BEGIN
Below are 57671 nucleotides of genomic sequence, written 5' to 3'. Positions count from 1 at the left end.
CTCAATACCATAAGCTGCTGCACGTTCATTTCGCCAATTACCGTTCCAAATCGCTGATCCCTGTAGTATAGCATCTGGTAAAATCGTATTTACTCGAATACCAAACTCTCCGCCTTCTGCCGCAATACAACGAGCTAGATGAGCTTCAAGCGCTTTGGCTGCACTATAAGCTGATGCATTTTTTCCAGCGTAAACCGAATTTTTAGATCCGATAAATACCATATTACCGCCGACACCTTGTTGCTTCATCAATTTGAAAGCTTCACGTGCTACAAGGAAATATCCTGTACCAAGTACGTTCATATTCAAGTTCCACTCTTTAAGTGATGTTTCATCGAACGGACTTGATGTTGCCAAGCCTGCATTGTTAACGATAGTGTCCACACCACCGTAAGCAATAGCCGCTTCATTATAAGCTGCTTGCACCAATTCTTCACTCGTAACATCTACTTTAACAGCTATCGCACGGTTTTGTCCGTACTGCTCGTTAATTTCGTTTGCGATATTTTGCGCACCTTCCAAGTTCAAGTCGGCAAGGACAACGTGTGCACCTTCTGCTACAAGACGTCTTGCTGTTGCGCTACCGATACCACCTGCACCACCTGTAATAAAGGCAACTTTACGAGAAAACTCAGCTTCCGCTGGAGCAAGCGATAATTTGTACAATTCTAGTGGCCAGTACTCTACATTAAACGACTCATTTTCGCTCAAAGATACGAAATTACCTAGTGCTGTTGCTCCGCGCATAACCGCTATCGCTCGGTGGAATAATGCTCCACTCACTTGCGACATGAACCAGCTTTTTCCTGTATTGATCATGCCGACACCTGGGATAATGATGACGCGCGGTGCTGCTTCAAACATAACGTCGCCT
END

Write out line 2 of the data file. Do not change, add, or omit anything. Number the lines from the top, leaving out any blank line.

CTCAATACCATAAGCTGCTGCACGTTCATTTCGCCAATTACCGTTCCAAATCGCTGATCCCTGTAGTATAGCATCTGGTAAAATCGTATTTACTCGAATACCAAACTCTCCGCCTTCTGCCGCAATACAACGAGCTAGATGAGCTTCAAGCGCTTTGGCTGCACTATAAGCTGATGCATTTTTTCCAGCGTAAACCGAATTTTTAGATCCGATAAATACCATATTACCGCCGACACCTTGTTGCTTCATCAATTTGAAAGCTTCACGTGCTACAAGGAAATATCCTGTACCAAGTACGTTCATATTCAAGTTCCACTCTTTAAGTGATGTTTCATCGAACGGACTTGATGTTGCCAAGCCTGCATTGTTAACGATAGTGTCCACACCACCGTAAGCAATAGCCGCTTCATTATAAGCTGCTTGCACCAATTCTTCACTCGTAACATCTACTTTAACAGCTATCGCACGGTTTTGTCCGTACTGCTCGTTAATTTCGTTTGCGATATTTTGCGCACCTTCCAAGTTCAAGTCGGCAAGGACAACGTGTGCACCTTCTGCTACAAGACGTCTTGCTGTTGCGCTACCGATACCACCTGCACCACCTGTAATAAAGGCAACTTTACGAGAAAACTCAGCTTCCGCTGGAGCAAGCGATAATTTGTACAATTCTAGTGGCCAGTACTCTACATTAAACGACTCATTTTCGCTCAAAGATACGAAATTACCTAGTGCTGTTGCTCCGCGCATAACCGCTATCGCTCGGTGGAATAATGCTCCACTCACTTGCGACATGAACCAGCTTTTTCCTGTATTGATCATGCCGACACCTGGGATAATGATGACGCGCGGTGCTGCTTCAAACATAACGTCGCCT